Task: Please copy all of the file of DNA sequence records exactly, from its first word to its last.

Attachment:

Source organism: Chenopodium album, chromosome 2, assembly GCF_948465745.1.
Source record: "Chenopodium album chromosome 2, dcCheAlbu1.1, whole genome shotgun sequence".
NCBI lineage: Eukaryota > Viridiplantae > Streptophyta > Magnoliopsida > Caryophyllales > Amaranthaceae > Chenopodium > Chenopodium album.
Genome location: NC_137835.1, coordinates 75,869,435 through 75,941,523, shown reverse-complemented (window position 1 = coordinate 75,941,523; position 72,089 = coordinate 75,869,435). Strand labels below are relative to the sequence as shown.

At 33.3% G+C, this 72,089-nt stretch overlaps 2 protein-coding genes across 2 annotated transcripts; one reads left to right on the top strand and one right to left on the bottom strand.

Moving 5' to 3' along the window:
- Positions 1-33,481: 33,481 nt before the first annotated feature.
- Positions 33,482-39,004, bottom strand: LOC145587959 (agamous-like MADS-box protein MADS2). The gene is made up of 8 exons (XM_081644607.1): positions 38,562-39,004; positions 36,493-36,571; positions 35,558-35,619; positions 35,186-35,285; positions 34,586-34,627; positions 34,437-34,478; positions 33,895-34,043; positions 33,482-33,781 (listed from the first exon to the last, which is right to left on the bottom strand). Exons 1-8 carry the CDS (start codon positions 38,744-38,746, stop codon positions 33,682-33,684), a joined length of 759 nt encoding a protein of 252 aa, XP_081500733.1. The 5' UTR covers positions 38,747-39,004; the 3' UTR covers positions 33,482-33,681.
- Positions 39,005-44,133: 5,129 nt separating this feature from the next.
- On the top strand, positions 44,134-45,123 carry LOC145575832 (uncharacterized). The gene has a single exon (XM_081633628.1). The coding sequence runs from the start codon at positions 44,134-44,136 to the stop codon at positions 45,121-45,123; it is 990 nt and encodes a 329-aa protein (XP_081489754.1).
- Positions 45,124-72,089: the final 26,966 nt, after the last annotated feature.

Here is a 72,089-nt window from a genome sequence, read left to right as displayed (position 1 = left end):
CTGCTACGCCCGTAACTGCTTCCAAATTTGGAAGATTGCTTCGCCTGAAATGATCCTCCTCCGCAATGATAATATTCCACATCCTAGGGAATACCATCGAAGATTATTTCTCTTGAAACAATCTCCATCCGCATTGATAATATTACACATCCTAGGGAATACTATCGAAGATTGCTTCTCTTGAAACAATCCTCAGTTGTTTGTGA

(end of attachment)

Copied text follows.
Source organism: Chenopodium album, chromosome 2, assembly GCF_948465745.1.
Source record: "Chenopodium album chromosome 2, dcCheAlbu1.1, whole genome shotgun sequence".
NCBI lineage: Eukaryota > Viridiplantae > Streptophyta > Magnoliopsida > Caryophyllales > Amaranthaceae > Chenopodium > Chenopodium album.
Genome location: NC_137835.1, coordinates 75,869,435 through 75,941,523, shown reverse-complemented (window position 1 = coordinate 75,941,523; position 72,089 = coordinate 75,869,435). Strand labels below are relative to the sequence as shown.

At 33.3% G+C, this 72,089-nt stretch overlaps 2 protein-coding genes across 2 annotated transcripts; one reads left to right on the top strand and one right to left on the bottom strand.

Moving 5' to 3' along the window:
- Positions 1-33,481: 33,481 nt before the first annotated feature.
- Positions 33,482-39,004, bottom strand: LOC145587959 (agamous-like MADS-box protein MADS2). The gene is made up of 8 exons (XM_081644607.1): positions 38,562-39,004; positions 36,493-36,571; positions 35,558-35,619; positions 35,186-35,285; positions 34,586-34,627; positions 34,437-34,478; positions 33,895-34,043; positions 33,482-33,781 (listed from the first exon to the last, which is right to left on the bottom strand). Exons 1-8 carry the CDS (start codon positions 38,744-38,746, stop codon positions 33,682-33,684), a joined length of 759 nt encoding a protein of 252 aa, XP_081500733.1. The 5' UTR covers positions 38,747-39,004; the 3' UTR covers positions 33,482-33,681.
- Positions 39,005-44,133: 5,129 nt separating this feature from the next.
- On the top strand, positions 44,134-45,123 carry LOC145575832 (uncharacterized). The gene has a single exon (XM_081633628.1). The coding sequence runs from the start codon at positions 44,134-44,136 to the stop codon at positions 45,121-45,123; it is 990 nt and encodes a 329-aa protein (XP_081489754.1).
- Positions 45,124-72,089: the final 26,966 nt, after the last annotated feature.

Here is a 72,089-nt window from a genome sequence, read left to right as displayed (position 1 = left end):
CTGCTACGCCCGTAACTGCTTCCAAATTTGGAAGATTGCTTCGCCTGAAATGATCCTCCTCCGCAATGATAATATTCCACATCCTAGGGAATACCATCGAAGATTATTTCTCTTGAAACAATCTCCATCCGCATTGATAATATTACACATCCTAGGGAATACTATCGAAGATTGCTTCTCTTGAAACAATCCTCAGTTGTTTGTGA